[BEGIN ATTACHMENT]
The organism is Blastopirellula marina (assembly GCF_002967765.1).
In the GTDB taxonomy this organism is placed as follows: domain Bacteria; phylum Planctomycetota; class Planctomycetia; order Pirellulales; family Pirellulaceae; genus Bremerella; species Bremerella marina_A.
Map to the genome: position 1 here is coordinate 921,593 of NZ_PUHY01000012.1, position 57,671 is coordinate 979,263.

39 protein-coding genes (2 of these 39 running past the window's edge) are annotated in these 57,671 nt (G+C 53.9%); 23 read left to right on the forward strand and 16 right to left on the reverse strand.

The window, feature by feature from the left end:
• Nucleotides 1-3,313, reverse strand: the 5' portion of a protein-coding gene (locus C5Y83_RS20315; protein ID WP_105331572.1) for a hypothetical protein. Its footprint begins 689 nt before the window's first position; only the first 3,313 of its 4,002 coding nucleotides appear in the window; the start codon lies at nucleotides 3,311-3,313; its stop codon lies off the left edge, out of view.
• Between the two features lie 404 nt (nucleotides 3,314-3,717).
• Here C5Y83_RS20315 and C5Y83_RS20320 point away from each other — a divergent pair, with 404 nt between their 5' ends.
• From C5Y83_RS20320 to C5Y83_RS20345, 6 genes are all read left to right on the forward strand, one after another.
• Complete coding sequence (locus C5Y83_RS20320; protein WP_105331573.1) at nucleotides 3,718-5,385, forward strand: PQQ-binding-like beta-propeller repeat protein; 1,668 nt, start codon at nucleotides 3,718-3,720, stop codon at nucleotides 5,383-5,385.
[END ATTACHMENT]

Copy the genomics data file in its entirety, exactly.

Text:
The organism is Blastopirellula marina (assembly GCF_002967765.1).
In the GTDB taxonomy this organism is placed as follows: domain Bacteria; phylum Planctomycetota; class Planctomycetia; order Pirellulales; family Pirellulaceae; genus Bremerella; species Bremerella marina_A.
Map to the genome: position 1 here is coordinate 921,593 of NZ_PUHY01000012.1, position 57,671 is coordinate 979,263.

39 protein-coding genes (2 of these 39 running past the window's edge) are annotated in these 57,671 nt (G+C 53.9%); 23 read left to right on the forward strand and 16 right to left on the reverse strand.

The window, feature by feature from the left end:
• Nucleotides 1-3,313, reverse strand: the 5' portion of a protein-coding gene (locus C5Y83_RS20315; protein ID WP_105331572.1) for a hypothetical protein. Its footprint begins 689 nt before the window's first position; only the first 3,313 of its 4,002 coding nucleotides appear in the window; the start codon lies at nucleotides 3,311-3,313; its stop codon lies off the left edge, out of view.
• Between the two features lie 404 nt (nucleotides 3,314-3,717).
• Here C5Y83_RS20315 and C5Y83_RS20320 point away from each other — a divergent pair, with 404 nt between their 5' ends.
• From C5Y83_RS20320 to C5Y83_RS20345, 6 genes are all read left to right on the forward strand, one after another.
• Complete coding sequence (locus C5Y83_RS20320; protein WP_105331573.1) at nucleotides 3,718-5,385, forward strand: PQQ-binding-like beta-propeller repeat protein; 1,668 nt, start codon at nucleotides 3,718-3,720, stop codon at nucleotides 5,383-5,385.